More about the media

I always use the phrase, suffering from schizophrenia and NOT schizophrenic but recently I read about schizophrenic weather.

A phone company advertised; This is a crazy, generous offer.

On NBC’s America has talent; one of the judges commented that a group of contestants resembled people who had exited a mental institution.

Dr. Phil, the TV pop psychologist tried to reassure a woman with compulsive behavior that she was not insane because insane people suck on rocks and bark at the moon. I have no doubt that he regretted saying it the moment it was out of his mouth, but the damage was done.

Brian Williams, anchor on NBC’s Evening News, referred to a kidnapper and rapist as arguably the face of mental illness. He apologized.

CBS announced that they are about to premiere a new show called The Crazy Ones starring Robin Williams, who in real life copes with bipolar disorder, but after checking previews, it appears as if the show has nothing to do with mental illness. It’s a comedy where crazy ideas turn into genius.

 Is it necessary to hear this kind of thing? Think of how a person who has a mental illness must feel, please.

2 thoughts on “More about the media

  1. Sabrina Schram

    Jill – This is Sabrina from Musical Minds (now called Instruments of Healing) writing to you. I hope you are well. What a thoughtful piece. As you know, my husband and I are people living with mental illnesses and we find ourselves constantly cringing every time we hear stuff like this strung throughout the media (and it is hanging around all over the place!) I know that organizations such as NAMI (the National Alliance for Mental Illness) here in the states has a program called Stigma Busters where they try to battle the media’s various uses of stigmatizing language (such as “The Crazy Ones”) but I feel like as each year goes on, there is more of this – not less. They have a huge uphill battle. Of course, the tragic events that have taken place here lately have been a field day for the media to just stigmatize away and hype up the country and the world that people with mental illnesses should be expected to be violent. The truth is that only 11% of people with mental illnesses are actually considered to be violent – sometimes perpetuated by substance abuse – and a much larger percentage of those with mental illness are likely to be victims of violence and hate crimes. I often wish the media would show encouraging, positive stories about people with mental illnesses – people who have been living well with what they’ve got despite their difficulties, and who have had good hopeful outcomes. It would be good for the public to see that face of mental illness too.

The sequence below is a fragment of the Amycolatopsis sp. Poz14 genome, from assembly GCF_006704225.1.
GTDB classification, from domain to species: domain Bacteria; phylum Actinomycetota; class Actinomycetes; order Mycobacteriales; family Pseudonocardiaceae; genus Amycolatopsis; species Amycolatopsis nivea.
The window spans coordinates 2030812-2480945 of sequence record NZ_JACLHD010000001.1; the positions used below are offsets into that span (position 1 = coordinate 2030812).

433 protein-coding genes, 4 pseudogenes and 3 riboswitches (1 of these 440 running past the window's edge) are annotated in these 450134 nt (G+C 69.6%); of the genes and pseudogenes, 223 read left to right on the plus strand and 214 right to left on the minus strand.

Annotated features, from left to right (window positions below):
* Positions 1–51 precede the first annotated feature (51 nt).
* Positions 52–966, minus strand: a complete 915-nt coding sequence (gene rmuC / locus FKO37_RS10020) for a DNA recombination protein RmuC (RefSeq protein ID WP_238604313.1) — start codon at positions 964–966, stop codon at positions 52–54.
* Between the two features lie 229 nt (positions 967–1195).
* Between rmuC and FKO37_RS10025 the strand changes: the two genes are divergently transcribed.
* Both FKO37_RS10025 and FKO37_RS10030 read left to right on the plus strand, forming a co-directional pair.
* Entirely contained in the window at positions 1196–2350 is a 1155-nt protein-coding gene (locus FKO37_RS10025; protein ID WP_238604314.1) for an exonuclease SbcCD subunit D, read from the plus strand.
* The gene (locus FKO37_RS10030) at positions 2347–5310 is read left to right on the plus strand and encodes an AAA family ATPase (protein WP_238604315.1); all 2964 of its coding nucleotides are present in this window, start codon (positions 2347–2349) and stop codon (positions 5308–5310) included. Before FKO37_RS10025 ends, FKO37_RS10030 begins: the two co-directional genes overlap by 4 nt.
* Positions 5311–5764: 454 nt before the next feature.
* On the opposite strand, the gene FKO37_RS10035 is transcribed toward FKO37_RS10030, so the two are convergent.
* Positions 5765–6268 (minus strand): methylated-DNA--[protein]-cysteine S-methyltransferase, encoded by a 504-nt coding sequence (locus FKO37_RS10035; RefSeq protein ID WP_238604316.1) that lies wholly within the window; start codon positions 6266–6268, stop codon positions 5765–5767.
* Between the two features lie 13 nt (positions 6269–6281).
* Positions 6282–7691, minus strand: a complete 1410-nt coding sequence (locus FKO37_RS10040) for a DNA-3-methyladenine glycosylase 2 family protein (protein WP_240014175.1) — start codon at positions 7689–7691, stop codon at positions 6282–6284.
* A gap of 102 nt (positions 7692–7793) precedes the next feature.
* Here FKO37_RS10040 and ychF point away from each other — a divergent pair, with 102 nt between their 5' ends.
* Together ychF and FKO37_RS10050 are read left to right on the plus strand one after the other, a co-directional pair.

I would like to know your thoughts. I also had a question for you. Please do email me at

    All the best,
    Sabrina Schram


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